Thanks to everybody who took part in today's Back Garden Bird Race (Number 6). There was plenty of excitement today and many people reported a new personal best while other people turned in their lowest score.
The weather was a bit of a mixed bag too. I was blessed by blue skies but others had a spot of rain and in Brighton Jess reported that it felt like "a storm is brewing". I hoped my meteorological advantage would help me beat my personal best (28) but today's race was very much a game of two halves for me. In the first half hour I rattled up 24 species. But then added just one more (Collared Dove) in the second half. Over in Mountfield Robin notched up 17 species in the first 15 minutes and added just 3 more in the remaining 45 minutes.
For me and for many others the stars of the show today were the Swifts which have returned this week to take their place in the skies of Sussex. People all over the county were thrilled to see them back above their homes. As Kim said “The highlight was watching swifts screaming and jostling in the sky over Brighton”.
(My first Swift of 2020 over the bungalow - I've zoomed in so you can see I wasn't making it up)
The Swift wasn't Cliff Dean's bird of the day though. A Black Kite lazily drifted over Cliff's garden with a group of circling Buzzards. Black Kites are rare visitors to Sussex (mainly in May) and this bird has taken a wrong turn somewhere during migration (it should be in southern Europe). It was the second time Cliff has seen a Black Kite over his garden in about ten years. However another surprise for Cliff was a Fulmar skimming past the marshes below (a first for his garden list).
(A Black Kite photographed in Greece by Вых Пыхманн)
For Jane the star bird of the day was an Osprey migrating over the garden. That must have been rather special. Ospreys migrate through Sussex each year heading to northern Britain or beyond into northern Europe. Jane also was lucky enough to see a Red Kite soaring close to the garden.
There were a few other Red Kites reported gliding around the county. This one...
...flying low over Herstmonceux just a few minutes after the race was photographed by Mike Mullis. It was great to hear of a Red Kite circling over Brighton during the race too. Peter took this photo of the Brighton Red Kite which is the same quality as most of my bird photos.
(Peter assures me that the Red Kite is the dot in the middle of the photo).
Caroline and Steve reported that "The skies behind our house were like some kind of aerial battleground yesterday involving red kites, buzzards, rooks and crows."
(Photo by Steve Jay)
Elsewhere, Joy and Peter were thrilled with a Red Kite over their Lindfield garden (cutting it fine at 10:58). Only the second one they have ever seen and a first for their garden list.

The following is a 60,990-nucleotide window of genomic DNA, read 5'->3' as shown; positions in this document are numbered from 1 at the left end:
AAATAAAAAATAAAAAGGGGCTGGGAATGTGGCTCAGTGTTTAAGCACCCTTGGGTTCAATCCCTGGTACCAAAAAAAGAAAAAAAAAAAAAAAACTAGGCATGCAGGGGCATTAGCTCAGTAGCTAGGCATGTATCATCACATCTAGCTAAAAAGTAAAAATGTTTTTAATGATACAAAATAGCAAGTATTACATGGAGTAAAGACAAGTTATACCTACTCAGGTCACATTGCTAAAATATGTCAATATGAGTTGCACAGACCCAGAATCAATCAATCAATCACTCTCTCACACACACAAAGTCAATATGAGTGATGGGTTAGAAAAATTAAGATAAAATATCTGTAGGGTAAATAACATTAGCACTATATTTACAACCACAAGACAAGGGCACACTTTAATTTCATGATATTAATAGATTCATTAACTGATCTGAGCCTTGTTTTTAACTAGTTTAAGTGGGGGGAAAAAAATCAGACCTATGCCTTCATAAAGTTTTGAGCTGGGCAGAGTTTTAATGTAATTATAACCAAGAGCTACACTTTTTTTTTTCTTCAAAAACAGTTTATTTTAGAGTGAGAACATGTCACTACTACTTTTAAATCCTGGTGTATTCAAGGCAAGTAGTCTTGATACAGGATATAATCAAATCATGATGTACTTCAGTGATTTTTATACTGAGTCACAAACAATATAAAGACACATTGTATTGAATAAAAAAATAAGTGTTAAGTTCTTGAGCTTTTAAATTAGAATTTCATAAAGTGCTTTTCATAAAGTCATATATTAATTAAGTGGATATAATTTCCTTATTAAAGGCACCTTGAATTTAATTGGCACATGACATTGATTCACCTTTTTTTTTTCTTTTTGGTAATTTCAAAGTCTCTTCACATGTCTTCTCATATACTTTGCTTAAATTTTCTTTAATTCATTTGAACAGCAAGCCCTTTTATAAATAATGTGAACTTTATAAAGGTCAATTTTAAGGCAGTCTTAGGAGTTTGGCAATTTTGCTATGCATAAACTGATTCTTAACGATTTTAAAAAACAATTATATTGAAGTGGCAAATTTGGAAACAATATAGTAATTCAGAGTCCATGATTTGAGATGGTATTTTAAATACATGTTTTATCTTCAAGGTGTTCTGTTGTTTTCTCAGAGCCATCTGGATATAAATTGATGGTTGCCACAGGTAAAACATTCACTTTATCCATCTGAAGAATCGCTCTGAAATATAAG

There was a pair of Hobbies seen by Kevin north of Horsham. Another was reported just seven minutes before the race by Colin and Janet in Steyning. Another Hobby, possibly the same bird was seen by Gemma ten minutes after the race in Steyning.
Other surprises were a Tree Pipit migrating in off the sea and over Alan's garden in Fairlight and James saw a lone Ring-necked Parakeet hurtling over Eastbourne. Viv had a Kingfisher flying through her garden outside Storriington. Another nice surprise came from Steve Funnell who noticed that the nest box he has in his garden was being used for the first time...in ten years.
Over in Wisborough Green Penny noted that things were "noticeably quieter. I guess more birds are on nests and feeding young now". A lot of people were reporting the first fledglings (inc. Starlings, Blackbirds and Robins) being fed in the garden and Ryan photographed this young Song Thrush.
There were a few mystery birds too. Thanks to Tirzah's illustration her mystery paddle-winged bird was identified as a Lapwing.
However the bird "that sounds like it's saying potato in a comedy Irish accent" remained unidentified.
And Gemma's photo that she claimed was a Long-tailed Tit in flight turned out to be a bird dropping.
(Well if you squint you can sort of see what she means)
(Photos from Mike Mullis, Tirzah Bottomley, Andrew Chandler Grevatt, Andy Dinsdale, Lucy Groves, Rosemary Duffin, Ryan Greaves)
So here are everyone's results from this week's bird race. Apologies as always for any errors or omissions.
This list shows all the birds reported from Sussex gardens this week, from most frequent (in red) to least frequent (in green) with a total count of 78 species.
Thank you again to everyone who took part this week. Thank you to Lois Mayhew of Sussex Biodiversity Record Centre for her help with today's data.
Unless there's a major change in the pandemic quarantine situation tonight we'll hold the Back Garden Bird Race again next weekend.
I'll post an update on the Back Garden Bird Race website and Facebook page on Thursday.